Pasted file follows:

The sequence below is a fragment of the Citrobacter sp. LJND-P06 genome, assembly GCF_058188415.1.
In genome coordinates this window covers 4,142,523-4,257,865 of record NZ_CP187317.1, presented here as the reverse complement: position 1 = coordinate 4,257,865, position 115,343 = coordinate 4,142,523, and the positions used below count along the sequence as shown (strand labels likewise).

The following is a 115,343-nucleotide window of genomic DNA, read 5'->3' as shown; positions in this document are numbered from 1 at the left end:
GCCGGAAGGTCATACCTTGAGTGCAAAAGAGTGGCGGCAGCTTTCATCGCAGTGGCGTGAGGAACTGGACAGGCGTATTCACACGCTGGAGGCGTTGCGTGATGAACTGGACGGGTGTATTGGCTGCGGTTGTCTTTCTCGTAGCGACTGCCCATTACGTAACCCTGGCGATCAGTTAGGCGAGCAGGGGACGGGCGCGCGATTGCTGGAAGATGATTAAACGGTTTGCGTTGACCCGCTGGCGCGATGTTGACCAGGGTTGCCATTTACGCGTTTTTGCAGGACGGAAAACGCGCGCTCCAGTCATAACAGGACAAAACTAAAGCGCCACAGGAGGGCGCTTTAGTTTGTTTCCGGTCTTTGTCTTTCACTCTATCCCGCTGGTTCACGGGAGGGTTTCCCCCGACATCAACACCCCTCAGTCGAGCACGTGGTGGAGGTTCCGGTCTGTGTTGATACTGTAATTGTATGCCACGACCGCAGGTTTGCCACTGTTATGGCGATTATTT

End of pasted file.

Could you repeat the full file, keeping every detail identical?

The sequence below is a fragment of the Citrobacter sp. LJND-P06 genome, assembly GCF_058188415.1.
In genome coordinates this window covers 4,142,523-4,257,865 of record NZ_CP187317.1, presented here as the reverse complement: position 1 = coordinate 4,257,865, position 115,343 = coordinate 4,142,523, and the positions used below count along the sequence as shown (strand labels likewise).

The following is a 115,343-nucleotide window of genomic DNA, read 5'->3' as shown; positions in this document are numbered from 1 at the left end:
GCCGGAAGGTCATACCTTGAGTGCAAAAGAGTGGCGGCAGCTTTCATCGCAGTGGCGTGAGGAACTGGACAGGCGTATTCACACGCTGGAGGCGTTGCGTGATGAACTGGACGGGTGTATTGGCTGCGGTTGTCTTTCTCGTAGCGACTGCCCATTACGTAACCCTGGCGATCAGTTAGGCGAGCAGGGGACGGGCGCGCGATTGCTGGAAGATGATTAAACGGTTTGCGTTGACCCGCTGGCGCGATGTTGACCAGGGTTGCCATTTACGCGTTTTTGCAGGACGGAAAACGCGCGCTCCAGTCATAACAGGACAAAACTAAAGCGCCACAGGAGGGCGCTTTAGTTTGTTTCCGGTCTTTGTCTTTCACTCTATCCCGCTGGTTCACGGGAGGGTTTCCCCCGACATCAACACCCCTCAGTCGAGCACGTGGTGGAGGTTCCGGTCTGTGTTGATACTGTAATTGTATGCCACGACCGCAGGTTTGCCACTGTTATGGCGATTATTT